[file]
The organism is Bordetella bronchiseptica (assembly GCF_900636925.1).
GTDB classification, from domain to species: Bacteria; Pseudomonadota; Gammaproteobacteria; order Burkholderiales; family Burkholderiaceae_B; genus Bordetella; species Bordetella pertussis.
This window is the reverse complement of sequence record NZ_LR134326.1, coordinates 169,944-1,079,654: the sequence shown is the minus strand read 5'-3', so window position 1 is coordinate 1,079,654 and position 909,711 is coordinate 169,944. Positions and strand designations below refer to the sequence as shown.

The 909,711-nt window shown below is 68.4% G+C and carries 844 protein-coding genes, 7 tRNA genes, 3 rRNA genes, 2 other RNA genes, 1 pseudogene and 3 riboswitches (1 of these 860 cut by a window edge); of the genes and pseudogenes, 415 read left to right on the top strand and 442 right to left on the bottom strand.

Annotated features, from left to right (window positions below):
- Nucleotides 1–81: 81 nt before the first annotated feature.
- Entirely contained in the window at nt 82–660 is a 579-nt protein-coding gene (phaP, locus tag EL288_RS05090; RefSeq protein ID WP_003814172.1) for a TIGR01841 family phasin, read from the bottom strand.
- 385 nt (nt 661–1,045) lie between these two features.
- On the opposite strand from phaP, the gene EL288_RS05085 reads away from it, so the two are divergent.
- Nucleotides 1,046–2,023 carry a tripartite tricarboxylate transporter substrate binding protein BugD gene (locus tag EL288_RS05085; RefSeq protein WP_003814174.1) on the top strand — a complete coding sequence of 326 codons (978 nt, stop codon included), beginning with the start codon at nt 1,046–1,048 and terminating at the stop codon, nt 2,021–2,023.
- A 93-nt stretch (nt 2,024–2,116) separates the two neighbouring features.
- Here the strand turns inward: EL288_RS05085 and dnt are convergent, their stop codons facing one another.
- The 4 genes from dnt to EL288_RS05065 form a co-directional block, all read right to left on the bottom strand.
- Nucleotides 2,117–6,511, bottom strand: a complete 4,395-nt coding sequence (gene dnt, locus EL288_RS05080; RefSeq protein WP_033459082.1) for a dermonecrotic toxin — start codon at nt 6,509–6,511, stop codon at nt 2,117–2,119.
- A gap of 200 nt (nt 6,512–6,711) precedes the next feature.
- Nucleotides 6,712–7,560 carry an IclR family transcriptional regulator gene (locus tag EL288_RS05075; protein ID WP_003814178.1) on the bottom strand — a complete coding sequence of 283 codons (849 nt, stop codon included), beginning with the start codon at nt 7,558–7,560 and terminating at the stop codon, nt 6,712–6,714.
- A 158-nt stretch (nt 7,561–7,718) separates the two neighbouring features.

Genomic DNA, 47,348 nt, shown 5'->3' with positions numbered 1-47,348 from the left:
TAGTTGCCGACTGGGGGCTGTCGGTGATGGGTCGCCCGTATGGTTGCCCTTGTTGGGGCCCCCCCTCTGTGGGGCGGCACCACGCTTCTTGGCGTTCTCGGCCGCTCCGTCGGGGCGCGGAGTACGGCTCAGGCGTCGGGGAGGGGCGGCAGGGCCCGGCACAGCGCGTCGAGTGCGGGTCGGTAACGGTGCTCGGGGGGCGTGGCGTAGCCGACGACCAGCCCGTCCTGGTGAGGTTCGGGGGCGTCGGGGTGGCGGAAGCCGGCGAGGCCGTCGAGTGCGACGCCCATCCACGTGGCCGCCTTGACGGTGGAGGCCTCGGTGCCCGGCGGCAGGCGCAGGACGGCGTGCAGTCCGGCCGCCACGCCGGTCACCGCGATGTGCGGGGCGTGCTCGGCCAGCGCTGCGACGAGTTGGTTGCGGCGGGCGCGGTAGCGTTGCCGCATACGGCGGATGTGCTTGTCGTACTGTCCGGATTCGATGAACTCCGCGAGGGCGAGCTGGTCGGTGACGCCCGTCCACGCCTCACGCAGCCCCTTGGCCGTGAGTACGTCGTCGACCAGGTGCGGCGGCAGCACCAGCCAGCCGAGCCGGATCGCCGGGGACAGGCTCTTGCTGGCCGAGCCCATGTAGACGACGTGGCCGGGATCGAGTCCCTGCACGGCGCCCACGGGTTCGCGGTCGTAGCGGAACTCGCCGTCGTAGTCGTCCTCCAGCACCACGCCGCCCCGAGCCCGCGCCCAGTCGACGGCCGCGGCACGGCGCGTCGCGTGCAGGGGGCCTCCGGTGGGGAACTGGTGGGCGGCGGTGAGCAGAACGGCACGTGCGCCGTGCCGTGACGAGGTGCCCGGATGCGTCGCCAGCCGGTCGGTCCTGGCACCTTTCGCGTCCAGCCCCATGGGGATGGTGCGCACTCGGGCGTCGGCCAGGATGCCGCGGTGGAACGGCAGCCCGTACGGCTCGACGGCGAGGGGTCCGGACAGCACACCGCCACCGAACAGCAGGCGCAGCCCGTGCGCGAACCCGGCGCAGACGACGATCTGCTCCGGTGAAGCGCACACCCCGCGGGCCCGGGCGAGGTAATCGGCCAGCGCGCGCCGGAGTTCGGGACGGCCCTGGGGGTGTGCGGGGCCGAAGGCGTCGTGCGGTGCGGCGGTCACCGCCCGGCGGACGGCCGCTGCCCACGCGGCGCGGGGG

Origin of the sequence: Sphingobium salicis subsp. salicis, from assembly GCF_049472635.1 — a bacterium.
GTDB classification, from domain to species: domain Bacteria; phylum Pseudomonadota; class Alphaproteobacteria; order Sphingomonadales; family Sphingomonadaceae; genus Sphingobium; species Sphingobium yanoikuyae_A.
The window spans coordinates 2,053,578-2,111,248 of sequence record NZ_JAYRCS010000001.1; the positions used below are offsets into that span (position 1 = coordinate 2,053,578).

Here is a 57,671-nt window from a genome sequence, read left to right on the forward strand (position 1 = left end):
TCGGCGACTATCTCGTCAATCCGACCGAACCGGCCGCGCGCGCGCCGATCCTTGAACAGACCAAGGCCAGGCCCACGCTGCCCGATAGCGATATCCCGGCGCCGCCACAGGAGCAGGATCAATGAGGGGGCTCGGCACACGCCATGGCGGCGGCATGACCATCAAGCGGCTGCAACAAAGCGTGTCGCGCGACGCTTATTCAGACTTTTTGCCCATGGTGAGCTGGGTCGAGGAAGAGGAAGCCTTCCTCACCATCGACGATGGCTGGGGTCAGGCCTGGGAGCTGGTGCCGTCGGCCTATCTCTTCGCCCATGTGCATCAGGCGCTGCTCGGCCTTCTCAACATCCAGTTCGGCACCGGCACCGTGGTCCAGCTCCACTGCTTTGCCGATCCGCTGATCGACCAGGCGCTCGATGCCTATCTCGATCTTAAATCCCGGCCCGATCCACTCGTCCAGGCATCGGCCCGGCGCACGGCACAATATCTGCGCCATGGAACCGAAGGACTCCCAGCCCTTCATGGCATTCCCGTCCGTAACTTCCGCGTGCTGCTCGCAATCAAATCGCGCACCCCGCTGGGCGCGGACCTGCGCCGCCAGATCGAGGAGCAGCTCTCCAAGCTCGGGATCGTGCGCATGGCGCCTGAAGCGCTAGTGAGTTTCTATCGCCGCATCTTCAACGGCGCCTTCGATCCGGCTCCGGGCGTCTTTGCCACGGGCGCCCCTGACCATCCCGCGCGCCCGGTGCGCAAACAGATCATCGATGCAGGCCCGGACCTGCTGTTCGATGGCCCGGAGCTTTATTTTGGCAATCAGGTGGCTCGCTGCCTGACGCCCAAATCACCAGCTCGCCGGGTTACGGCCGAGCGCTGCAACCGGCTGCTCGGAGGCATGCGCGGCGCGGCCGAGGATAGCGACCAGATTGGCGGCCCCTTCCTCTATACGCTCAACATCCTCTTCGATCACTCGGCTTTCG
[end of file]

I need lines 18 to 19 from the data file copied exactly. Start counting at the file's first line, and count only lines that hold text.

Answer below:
Genomic DNA, 47,348 nt, shown 5'->3' with positions numbered 1-47,348 from the left:
TAGTTGCCGACTGGGGGCTGTCGGTGATGGGTCGCCCGTATGGTTGCCCTTGTTGGGGCCCCCCCTCTGTGGGGCGGCACCACGCTTCTTGGCGTTCTCGGCCGCTCCGTCGGGGCGCGGAGTACGGCTCAGGCGTCGGGGAGGGGCGGCAGGGCCCGGCACAGCGCGTCGAGTGCGGGTCGGTAACGGTGCTCGGGGGGCGTGGCGTAGCCGACGACCAGCCCGTCCTGGTGAGGTTCGGGGGCGTCGGGGTGGCGGAAGCCGGCGAGGCCGTCGAGTGCGACGCCCATCCACGTGGCCGCCTTGACGGTGGAGGCCTCGGTGCCCGGCGGCAGGCGCAGGACGGCGTGCAGTCCGGCCGCCACGCCGGTCACCGCGATGTGCGGGGCGTGCTCGGCCAGCGCTGCGACGAGTTGGTTGCGGCGGGCGCGGTAGCGTTGCCGCATACGGCGGATGTGCTTGTCGTACTGTCCGGATTCGATGAACTCCGCGAGGGCGAGCTGGTCGGTGACGCCCGTCCACGCCTCACGCAGCCCCTTGGCCGTGAGTACGTCGTCGACCAGGTGCGGCGGCAGCACCAGCCAGCCGAGCCGGATCGCCGGGGACAGGCTCTTGCTGGCCGAGCCCATGTAGACGACGTGGCCGGGATCGAGTCCCTGCACGGCGCCCACGGGTTCGCGGTCGTAGCGGAACTCGCCGTCGTAGTCGTCCTCCAGCACCACGCCGCCCCGAGCCCGCGCCCAGTCGACGGCCGCGGCACGGCGCGTCGCGTGCAGGGGGCCTCCGGTGGGGAACTGGTGGGCGGCGGTGAGCAGAACGGCACGTGCGCCGTGCCGTGACGAGGTGCCCGGATGCGTCGCCAGCCGGTCGGTCCTGGCACCTTTCGCGTCCAGCCCCATGGGGATGGTGCGCACTCGGGCGTCGGCCAGGATGCCGCGGTGGAACGGCAGCCCGTACGGCTCGACGGCGAGGGGTCCGGACAGCACACCGCCACCGAACAGCAGGCGCAGCCCGTGCGCGAACCCGGCGCAGACGACGATCTGCTCCGGTGAAGCGCACACCCCGCGGGCCCGGGCGAGGTAATCGGCCAGCGCGCGCCGGAGTTCGGGACGGCCCTGGGGGTGTGCGGGGCCGAAGGCGTCGTGCGGTGCGGCGGTCACCGCCCGGCGGACGGCCGCTGCCCACGCGGCGCGGGGG